A major challenge of health policy is quantifying the impact of competing approaches on healthcare consumers. In some circumstances the target population is small and in others a pilot project is appropriate so options can be more fully assessed, however this is not always the case and decisions are often made in the absence of high quality information. Continue reading “CHP Seminar: 16th February 2015 – Cardiovascular Disease Simulation in a Synthetic New Zealand Population”


MSPGH Seminar: 18th February 2015 – Making use of natural experiments to support evidence informed public health: opportunities & challenges

12.30-1.30pm, Wed 18th February 2015
Seminar Room 515, Level 5, 207 Bouverie Street, Carlton

Dr Hilary Thomson, Senior Investigator Scientist
Medical Research Council | Chief Scientist Office, Social & Public Health Sciences Unit, University of Glasgow

There are numerous interventions delivered across populations which potentially contribute to changes in population health.  Applying experimental methods to these interventions is rarely possible, but there are other opportunities to generate evidence from these natural experiments.   This seminar will Continue reading “MSPGH Seminar: 18th February 2015 – Making use of natural experiments to support evidence informed public health: opportunities & challenges”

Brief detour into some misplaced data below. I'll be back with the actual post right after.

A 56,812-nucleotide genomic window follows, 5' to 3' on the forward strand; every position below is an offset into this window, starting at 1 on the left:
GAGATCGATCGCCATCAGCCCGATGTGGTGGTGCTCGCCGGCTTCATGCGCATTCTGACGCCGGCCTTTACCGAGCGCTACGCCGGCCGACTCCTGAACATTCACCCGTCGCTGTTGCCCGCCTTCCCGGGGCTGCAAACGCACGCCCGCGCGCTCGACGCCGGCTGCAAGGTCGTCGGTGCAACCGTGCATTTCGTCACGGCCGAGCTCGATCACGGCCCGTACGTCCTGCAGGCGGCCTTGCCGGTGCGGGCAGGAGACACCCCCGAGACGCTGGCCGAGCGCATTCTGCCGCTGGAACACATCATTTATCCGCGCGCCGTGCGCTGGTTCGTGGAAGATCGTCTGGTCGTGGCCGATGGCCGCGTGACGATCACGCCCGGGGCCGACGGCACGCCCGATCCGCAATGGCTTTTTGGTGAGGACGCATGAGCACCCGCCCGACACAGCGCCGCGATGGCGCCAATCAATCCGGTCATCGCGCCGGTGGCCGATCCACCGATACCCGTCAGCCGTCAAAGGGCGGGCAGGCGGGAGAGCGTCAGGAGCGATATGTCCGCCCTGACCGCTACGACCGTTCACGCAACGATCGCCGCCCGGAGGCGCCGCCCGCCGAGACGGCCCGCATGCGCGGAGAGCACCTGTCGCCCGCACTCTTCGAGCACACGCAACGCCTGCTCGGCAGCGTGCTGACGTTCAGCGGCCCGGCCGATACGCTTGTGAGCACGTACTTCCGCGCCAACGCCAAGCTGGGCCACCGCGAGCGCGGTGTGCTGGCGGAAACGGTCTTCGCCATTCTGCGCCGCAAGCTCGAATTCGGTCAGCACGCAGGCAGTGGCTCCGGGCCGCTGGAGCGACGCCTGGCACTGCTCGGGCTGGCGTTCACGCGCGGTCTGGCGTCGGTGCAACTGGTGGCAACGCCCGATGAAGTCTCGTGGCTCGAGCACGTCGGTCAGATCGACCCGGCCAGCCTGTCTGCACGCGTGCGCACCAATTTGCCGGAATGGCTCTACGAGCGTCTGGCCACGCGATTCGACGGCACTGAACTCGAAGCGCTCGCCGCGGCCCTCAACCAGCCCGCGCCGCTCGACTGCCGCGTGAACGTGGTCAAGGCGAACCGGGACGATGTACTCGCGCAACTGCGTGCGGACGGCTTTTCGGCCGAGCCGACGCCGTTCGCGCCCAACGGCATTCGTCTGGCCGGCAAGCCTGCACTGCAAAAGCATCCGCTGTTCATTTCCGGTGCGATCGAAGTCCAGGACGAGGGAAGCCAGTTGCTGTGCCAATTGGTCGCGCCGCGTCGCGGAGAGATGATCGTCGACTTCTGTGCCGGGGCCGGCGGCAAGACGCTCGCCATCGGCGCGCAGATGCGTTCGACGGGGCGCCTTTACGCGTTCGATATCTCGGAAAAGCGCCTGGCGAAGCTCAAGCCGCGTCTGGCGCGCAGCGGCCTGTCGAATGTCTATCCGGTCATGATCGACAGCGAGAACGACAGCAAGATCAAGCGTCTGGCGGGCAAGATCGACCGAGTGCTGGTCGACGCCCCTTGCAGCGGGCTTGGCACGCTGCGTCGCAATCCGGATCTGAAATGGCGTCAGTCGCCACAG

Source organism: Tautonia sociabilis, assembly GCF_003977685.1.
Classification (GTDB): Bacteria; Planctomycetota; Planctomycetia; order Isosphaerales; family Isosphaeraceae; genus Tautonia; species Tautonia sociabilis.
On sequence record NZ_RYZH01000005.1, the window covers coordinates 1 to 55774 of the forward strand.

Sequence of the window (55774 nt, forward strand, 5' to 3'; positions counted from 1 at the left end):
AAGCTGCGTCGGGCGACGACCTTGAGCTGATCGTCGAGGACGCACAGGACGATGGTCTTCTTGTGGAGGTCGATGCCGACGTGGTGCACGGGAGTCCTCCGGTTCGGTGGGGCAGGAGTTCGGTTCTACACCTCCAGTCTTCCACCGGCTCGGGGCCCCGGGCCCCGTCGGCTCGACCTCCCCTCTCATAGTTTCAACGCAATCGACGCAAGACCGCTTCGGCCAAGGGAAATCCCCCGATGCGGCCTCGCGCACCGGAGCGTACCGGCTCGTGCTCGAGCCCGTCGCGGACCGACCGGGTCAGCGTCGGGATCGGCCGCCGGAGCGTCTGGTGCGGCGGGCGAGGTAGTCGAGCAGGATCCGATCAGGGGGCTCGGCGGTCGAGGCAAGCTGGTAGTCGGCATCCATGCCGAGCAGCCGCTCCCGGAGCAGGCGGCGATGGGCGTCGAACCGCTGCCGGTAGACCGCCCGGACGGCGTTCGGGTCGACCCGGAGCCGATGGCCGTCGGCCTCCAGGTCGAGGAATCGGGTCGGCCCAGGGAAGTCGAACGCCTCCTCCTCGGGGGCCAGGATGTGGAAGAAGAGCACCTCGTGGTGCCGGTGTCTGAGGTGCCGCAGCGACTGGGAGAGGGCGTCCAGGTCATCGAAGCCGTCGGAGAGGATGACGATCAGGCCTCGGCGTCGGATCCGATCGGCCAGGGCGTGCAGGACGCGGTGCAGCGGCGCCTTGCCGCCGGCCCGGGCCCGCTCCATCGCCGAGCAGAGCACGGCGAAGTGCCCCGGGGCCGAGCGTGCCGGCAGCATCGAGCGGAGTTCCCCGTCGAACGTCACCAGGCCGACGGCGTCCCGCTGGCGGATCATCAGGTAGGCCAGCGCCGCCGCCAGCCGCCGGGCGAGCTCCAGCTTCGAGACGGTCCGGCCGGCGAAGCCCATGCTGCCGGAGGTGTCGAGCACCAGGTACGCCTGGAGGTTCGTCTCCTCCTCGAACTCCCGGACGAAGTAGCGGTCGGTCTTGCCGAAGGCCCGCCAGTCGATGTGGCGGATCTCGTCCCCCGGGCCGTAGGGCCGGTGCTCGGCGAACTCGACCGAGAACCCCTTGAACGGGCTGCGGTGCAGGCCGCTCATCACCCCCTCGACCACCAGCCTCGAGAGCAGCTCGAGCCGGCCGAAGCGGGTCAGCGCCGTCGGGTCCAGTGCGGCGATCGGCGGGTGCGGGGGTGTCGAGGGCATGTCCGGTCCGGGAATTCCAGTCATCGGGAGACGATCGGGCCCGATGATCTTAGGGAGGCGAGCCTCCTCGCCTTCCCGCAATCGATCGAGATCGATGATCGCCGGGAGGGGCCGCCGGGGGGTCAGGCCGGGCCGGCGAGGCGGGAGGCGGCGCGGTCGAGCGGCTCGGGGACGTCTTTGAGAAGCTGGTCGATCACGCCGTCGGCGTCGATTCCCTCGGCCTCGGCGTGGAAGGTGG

CMH Seminar – January 19 2015 12.30pm-1.30pm A Public Health Approach to Suicide Prevention

Presented by Morton M. Silverman, M.D.
Monday January 19 2015 at 12:30-1:30 pm in Room 410, Level 4, 207 Bouverie Street, Carlton

In this presentation Dr. Silverman will review contemporary approaches to understanding the etiology of suicidal behaviours, and identifying suicide as a public health problem.